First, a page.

Comparing Educational Practices – Finished!

Hello everyone!

My project has been finished for a while but I am also done with my final paper now!  I’m so happy that I got to have this experience this summer.  Although it was a research project, I think the biggest benefit I got from my project was all of the experience I gained from volunteering in schools.  I recently started the 5 year masters program in the School of Education and it is so interesting to be able to compare my experiences in public schools in Italy to what I am learning about in my classes.  I also think this classroom experience will help me during student teaching next year.  I got to experience first hand different classroom management styles and how experienced teachers handle a classroom, which is something I could have only learned in a classroom.

In terms of research, I studied the differences between Italian and American schools, although since I only volunteered in Siena, Italy, and Fairfax County, I was really comparing those two school systems.  I went into this project with knowledge of Fairfax County schools on a student level because I went to school in that county, but I had no knowledge of Italian school systems.  I knew that in general, U.S. education is a very competitive environment.  Once I started volunteering in Italy, I found this to be especially true in comparison to Italian schools.  Italian culture is so relaxed, and their culture translates to their schools.  For the most part, U.S. schools focus more attention on academic achievement of their students than do Italian schools, which is exemplified by the PISA test scores for each country.  In every subject, the United States is above Italy in test scores and ranking in world education, although neither country is at the top nor bottom of the list.  Therefore, both countries could stand to improve their educational systems.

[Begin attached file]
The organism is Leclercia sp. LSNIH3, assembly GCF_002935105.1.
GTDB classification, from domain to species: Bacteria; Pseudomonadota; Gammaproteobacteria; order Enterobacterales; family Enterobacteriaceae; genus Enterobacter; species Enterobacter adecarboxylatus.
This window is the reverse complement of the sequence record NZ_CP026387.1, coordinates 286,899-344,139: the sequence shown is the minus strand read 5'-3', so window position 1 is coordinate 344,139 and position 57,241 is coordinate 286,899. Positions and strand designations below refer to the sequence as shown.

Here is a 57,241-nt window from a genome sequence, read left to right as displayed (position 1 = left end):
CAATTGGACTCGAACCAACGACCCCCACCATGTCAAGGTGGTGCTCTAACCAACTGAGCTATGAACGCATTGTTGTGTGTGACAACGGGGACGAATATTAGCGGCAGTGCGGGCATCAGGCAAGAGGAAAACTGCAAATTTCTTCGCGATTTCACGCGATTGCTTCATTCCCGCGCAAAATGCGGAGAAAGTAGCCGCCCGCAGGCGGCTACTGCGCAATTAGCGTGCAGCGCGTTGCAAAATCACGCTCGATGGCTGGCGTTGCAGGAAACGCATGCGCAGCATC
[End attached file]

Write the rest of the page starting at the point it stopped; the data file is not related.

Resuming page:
Although there is room for improvement in both school systems, I cannot take good policies from Siena and apply them to Fairfax County, or vice versa, as I had originally hoped.  For example, Siena schools require all students to learn English starting in elementary school, as well as another language in high school.  I personally really like this policy because it is much easier for students to learn languages when they are younger.  Fairfax County has language programs but they do not uniformly require a language, which in my opinion puts their students at a disadvantage.  However, when further examining this difference in policy, I came to the conclusion that Siena requires English because it is a necessity.  First, Italy is part of the European Union, which wants its members to speak multiple languages and foster communication between countries.  Second, Italians who speak English are at an advantage because tourism is such a major industry and English is spoken by many tourists.  I wish there was an easy answer and I could come up with concrete ways to improve our educational system, but I realized from this research project that looking to other school systems is not the answer.  Education is determined by culture, so we cannot apply policies created by another culture to our own.